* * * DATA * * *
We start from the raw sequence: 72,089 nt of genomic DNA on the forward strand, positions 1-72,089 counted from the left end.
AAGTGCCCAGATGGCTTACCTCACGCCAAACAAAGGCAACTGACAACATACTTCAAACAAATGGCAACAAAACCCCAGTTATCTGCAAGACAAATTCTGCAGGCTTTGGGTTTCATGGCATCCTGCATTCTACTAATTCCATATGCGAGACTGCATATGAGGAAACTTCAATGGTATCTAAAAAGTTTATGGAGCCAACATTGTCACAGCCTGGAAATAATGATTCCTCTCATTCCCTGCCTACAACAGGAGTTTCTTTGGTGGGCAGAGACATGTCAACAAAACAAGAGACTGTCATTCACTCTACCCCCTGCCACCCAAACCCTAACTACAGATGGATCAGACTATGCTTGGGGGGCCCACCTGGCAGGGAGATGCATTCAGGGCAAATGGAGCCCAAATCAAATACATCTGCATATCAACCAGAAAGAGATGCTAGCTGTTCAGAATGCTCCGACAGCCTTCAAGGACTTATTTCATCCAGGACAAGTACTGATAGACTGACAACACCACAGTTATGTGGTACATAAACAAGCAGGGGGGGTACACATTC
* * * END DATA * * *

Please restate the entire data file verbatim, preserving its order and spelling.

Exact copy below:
We start from the raw sequence: 72,089 nt of genomic DNA on the forward strand, positions 1-72,089 counted from the left end.
AAGTGCCCAGATGGCTTACCTCACGCCAAACAAAGGCAACTGACAACATACTTCAAACAAATGGCAACAAAACCCCAGTTATCTGCAAGACAAATTCTGCAGGCTTTGGGTTTCATGGCATCCTGCATTCTACTAATTCCATATGCGAGACTGCATATGAGGAAACTTCAATGGTATCTAAAAAGTTTATGGAGCCAACATTGTCACAGCCTGGAAATAATGATTCCTCTCATTCCCTGCCTACAACAGGAGTTTCTTTGGTGGGCAGAGACATGTCAACAAAACAAGAGACTGTCATTCACTCTACCCCCTGCCACCCAAACCCTAACTACAGATGGATCAGACTATGCTTGGGGGGCCCACCTGGCAGGGAGATGCATTCAGGGCAAATGGAGCCCAAATCAAATACATCTGCATATCAACCAGAAAGAGATGCTAGCTGTTCAGAATGCTCCGACAGCCTTCAAGGACTTATTTCATCCAGGACAAGTACTGATAGACTGACAACACCACAGTTATGTGGTACATAAACAAGCAGGGGGGGTACACATTC